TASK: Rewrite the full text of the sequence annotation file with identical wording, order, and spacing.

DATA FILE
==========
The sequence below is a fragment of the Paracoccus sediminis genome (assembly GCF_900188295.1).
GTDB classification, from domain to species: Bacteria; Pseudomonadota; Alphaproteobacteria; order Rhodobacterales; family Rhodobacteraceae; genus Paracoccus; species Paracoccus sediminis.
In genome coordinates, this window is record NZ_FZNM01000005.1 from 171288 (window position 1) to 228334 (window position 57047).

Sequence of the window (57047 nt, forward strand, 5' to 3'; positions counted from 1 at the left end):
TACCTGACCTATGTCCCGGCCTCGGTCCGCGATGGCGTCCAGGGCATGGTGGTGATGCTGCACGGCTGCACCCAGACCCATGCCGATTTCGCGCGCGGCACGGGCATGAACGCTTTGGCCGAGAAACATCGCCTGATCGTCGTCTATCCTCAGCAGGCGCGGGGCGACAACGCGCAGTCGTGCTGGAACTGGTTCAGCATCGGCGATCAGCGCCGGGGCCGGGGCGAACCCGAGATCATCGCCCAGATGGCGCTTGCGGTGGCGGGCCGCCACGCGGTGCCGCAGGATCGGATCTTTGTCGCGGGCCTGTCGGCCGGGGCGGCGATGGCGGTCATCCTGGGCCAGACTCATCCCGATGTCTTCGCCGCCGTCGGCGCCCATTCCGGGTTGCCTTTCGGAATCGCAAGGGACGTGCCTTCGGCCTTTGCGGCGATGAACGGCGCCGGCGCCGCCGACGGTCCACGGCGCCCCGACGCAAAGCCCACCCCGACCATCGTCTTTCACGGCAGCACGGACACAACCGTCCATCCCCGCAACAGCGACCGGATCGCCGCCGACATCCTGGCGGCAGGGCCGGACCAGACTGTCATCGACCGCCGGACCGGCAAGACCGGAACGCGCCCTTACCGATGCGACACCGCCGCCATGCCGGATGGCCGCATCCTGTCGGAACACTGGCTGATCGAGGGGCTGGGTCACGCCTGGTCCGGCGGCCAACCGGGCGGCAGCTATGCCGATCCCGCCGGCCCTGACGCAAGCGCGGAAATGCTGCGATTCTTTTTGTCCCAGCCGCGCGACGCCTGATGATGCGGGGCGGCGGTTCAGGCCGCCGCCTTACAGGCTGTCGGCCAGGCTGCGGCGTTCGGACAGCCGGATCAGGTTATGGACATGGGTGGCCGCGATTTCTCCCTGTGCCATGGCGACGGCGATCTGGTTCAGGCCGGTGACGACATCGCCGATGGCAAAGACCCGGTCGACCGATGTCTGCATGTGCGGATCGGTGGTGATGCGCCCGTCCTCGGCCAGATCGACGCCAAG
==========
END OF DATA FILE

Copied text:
The sequence below is a fragment of the Paracoccus sediminis genome (assembly GCF_900188295.1).
GTDB classification, from domain to species: Bacteria; Pseudomonadota; Alphaproteobacteria; order Rhodobacterales; family Rhodobacteraceae; genus Paracoccus; species Paracoccus sediminis.
In genome coordinates, this window is record NZ_FZNM01000005.1 from 171288 (window position 1) to 228334 (window position 57047).

Sequence of the window (57047 nt, forward strand, 5' to 3'; positions counted from 1 at the left end):
TACCTGACCTATGTCCCGGCCTCGGTCCGCGATGGCGTCCAGGGCATGGTGGTGATGCTGCACGGCTGCACCCAGACCCATGCCGATTTCGCGCGCGGCACGGGCATGAACGCTTTGGCCGAGAAACATCGCCTGATCGTCGTCTATCCTCAGCAGGCGCGGGGCGACAACGCGCAGTCGTGCTGGAACTGGTTCAGCATCGGCGATCAGCGCCGGGGCCGGGGCGAACCCGAGATCATCGCCCAGATGGCGCTTGCGGTGGCGGGCCGCCACGCGGTGCCGCAGGATCGGATCTTTGTCGCGGGCCTGTCGGCCGGGGCGGCGATGGCGGTCATCCTGGGCCAGACTCATCCCGATGTCTTCGCCGCCGTCGGCGCCCATTCCGGGTTGCCTTTCGGAATCGCAAGGGACGTGCCTTCGGCCTTTGCGGCGATGAACGGCGCCGGCGCCGCCGACGGTCCACGGCGCCCCGACGCAAAGCCCACCCCGACCATCGTCTTTCACGGCAGCACGGACACAACCGTCCATCCCCGCAACAGCGACCGGATCGCCGCCGACATCCTGGCGGCAGGGCCGGACCAGACTGTCATCGACCGCCGGACCGGCAAGACCGGAACGCGCCCTTACCGATGCGACACCGCCGCCATGCCGGATGGCCGCATCCTGTCGGAACACTGGCTGATCGAGGGGCTGGGTCACGCCTGGTCCGGCGGCCAACCGGGCGGCAGCTATGCCGATCCCGCCGGCCCTGACGCAAGCGCGGAAATGCTGCGATTCTTTTTGTCCCAGCCGCGCGACGCCTGATGATGCGGGGCGGCGGTTCAGGCCGCCGCCTTACAGGCTGTCGGCCAGGCTGCGGCGTTCGGACAGCCGGATCAGGTTATGGACATGGGTGGCCGCGATTTCTCCCTGTGCCATGGCGACGGCGATCTGGTTCAGGCCGGTGACGACATCGCCGATGGCAAAGACCCGGTCGACCGATGTCTGCATGTGCGGATCGGTGGTGATGCGCCCGTCCTCGGCCAGATCGACGCCAAG